That seems about right for a small Java process - remember, Java isn't really an ideal choice if you are looking for a really small memory footprint.
You should remember that the JVM is a Stack-based machine, where each thread gets its own Stack.
The size of the stack differs depending on what type of JVM you are running - (I believe, since I've lost the page from oracle.com which detailed these values) a 32bit JVM runs each thread with a 320kb stack, while the 64bit JVM assigns 1Mb per thread - this explains why having a large thread pool increases the memory size.
Aside from the Stack, the JVM also allocates memory space for the Heap - Stack space is not usually allocated from the Heap, so all this mounts up.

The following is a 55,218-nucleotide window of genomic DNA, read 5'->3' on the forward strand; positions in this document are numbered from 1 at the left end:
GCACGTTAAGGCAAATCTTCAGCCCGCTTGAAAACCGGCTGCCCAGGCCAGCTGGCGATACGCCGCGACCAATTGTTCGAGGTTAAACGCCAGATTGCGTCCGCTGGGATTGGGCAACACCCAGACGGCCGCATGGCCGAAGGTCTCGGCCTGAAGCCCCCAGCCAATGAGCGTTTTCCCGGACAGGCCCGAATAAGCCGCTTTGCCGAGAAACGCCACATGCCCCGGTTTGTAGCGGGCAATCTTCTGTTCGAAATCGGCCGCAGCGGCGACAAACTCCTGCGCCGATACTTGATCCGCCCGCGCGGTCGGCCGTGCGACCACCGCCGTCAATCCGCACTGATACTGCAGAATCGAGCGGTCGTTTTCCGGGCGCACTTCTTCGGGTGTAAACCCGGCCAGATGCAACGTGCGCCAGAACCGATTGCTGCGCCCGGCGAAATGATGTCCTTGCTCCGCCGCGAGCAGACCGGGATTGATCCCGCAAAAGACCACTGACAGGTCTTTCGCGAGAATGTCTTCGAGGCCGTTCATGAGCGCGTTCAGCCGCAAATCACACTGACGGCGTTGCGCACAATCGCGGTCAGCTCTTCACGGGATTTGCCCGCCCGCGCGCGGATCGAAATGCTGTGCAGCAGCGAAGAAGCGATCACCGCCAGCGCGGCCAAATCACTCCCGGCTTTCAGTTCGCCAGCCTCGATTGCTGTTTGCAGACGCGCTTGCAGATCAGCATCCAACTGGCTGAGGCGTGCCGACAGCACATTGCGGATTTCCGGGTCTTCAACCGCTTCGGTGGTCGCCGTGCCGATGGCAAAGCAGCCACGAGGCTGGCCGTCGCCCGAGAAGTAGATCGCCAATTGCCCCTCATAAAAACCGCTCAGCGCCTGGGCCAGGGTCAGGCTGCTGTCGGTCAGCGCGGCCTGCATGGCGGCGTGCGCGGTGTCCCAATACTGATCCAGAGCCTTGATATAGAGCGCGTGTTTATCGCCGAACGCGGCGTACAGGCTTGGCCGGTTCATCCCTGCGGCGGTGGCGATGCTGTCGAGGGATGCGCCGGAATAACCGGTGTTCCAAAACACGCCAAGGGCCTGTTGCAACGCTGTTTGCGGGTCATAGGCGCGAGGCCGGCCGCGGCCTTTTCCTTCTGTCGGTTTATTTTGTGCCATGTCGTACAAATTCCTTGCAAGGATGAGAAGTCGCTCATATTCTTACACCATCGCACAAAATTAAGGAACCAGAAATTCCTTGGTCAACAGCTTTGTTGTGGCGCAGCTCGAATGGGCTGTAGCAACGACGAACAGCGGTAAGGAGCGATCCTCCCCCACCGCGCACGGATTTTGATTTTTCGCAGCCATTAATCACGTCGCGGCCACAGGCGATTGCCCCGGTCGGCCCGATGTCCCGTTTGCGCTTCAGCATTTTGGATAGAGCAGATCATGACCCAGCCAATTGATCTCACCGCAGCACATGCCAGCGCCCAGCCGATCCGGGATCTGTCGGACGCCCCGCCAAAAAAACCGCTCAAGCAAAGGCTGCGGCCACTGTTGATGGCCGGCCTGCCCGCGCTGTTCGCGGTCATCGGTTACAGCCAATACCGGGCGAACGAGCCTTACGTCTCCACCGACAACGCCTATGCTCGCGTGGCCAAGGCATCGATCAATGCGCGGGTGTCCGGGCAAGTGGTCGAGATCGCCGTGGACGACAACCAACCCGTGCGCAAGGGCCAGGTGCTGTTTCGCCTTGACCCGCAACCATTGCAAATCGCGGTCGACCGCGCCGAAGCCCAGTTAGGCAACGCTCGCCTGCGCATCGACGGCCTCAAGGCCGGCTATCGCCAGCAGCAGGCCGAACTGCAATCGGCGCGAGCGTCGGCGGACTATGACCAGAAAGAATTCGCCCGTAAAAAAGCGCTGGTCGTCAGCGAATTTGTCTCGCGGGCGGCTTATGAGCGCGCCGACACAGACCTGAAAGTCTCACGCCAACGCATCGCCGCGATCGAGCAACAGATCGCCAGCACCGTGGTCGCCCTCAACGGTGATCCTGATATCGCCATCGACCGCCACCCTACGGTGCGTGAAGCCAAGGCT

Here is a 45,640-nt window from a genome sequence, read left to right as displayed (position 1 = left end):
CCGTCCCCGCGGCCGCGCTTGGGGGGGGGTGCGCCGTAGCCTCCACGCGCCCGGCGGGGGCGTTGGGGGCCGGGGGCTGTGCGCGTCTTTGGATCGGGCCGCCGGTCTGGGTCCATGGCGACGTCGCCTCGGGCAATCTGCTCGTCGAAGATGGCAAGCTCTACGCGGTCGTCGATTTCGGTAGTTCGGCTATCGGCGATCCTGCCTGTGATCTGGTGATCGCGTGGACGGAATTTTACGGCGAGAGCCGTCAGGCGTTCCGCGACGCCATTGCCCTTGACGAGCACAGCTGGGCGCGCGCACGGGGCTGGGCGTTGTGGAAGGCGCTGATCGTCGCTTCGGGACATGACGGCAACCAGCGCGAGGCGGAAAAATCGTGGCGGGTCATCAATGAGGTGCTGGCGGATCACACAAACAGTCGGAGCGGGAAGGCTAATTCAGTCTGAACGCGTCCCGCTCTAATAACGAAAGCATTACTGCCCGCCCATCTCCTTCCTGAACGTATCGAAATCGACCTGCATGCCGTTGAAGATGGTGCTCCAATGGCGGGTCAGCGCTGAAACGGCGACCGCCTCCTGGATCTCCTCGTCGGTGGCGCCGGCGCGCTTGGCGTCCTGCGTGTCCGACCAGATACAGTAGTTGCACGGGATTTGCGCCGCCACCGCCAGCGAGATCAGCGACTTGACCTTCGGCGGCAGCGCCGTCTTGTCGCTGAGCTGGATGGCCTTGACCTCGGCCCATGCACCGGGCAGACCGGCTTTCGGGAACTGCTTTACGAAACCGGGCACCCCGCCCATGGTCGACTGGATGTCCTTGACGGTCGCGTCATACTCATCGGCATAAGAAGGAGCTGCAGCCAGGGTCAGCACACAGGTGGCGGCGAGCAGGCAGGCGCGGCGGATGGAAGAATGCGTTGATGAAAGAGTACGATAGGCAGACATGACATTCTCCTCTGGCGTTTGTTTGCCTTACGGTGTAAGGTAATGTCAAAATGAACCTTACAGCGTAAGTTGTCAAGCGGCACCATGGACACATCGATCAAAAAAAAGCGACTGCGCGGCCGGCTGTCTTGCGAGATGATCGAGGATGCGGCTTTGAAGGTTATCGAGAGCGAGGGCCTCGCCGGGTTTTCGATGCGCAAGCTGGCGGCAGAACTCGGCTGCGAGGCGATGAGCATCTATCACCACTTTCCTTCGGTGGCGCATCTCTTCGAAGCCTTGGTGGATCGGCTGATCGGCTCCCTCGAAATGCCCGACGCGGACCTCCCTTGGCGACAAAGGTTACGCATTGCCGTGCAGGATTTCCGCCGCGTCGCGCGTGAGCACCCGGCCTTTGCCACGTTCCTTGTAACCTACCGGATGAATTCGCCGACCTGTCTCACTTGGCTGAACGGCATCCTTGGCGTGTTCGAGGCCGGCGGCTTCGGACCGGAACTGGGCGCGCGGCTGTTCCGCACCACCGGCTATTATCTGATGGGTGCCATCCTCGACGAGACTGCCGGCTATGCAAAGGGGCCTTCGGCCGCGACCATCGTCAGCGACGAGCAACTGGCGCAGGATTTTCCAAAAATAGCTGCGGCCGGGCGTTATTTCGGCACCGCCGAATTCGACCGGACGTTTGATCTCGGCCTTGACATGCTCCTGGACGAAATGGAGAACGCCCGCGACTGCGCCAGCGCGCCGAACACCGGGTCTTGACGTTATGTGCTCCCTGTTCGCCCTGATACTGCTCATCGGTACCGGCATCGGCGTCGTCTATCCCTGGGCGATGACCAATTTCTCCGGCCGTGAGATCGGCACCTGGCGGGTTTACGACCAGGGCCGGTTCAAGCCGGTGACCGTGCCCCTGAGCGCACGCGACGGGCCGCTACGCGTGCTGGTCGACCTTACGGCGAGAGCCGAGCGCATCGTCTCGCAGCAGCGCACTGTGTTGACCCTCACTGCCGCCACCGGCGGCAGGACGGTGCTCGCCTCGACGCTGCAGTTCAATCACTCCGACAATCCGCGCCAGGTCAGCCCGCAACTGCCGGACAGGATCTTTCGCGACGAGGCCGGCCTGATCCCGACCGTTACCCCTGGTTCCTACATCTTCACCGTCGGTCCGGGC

If you are blowing your memory limits, you can try limiting the usage, by the use of the command line switches when you start the Java application.
java -Xmx100m -Xss128k <followed by your other usual params>
-Xmx is used to limit the max heap size (eg.
-Xmx100m would limit the heap to 100Mb.
-Xss is used to limit the stack size assigned to each Thread (eg.
-Xmx128k would limit each stack to 128Kb).
There are other tuning parameters you can use, however you should be careful when limiting memory as you may cause issues with your application.
Garbage collection is another area that can be tuned, to help with memory usage, but I won't go into that area on such a small application.
As mentioned by Ingo, I would recommend you use a profiler against your application to see where the memory is being allocated - many of the popular IDEs either have a profiler built in, or have them available as plugins.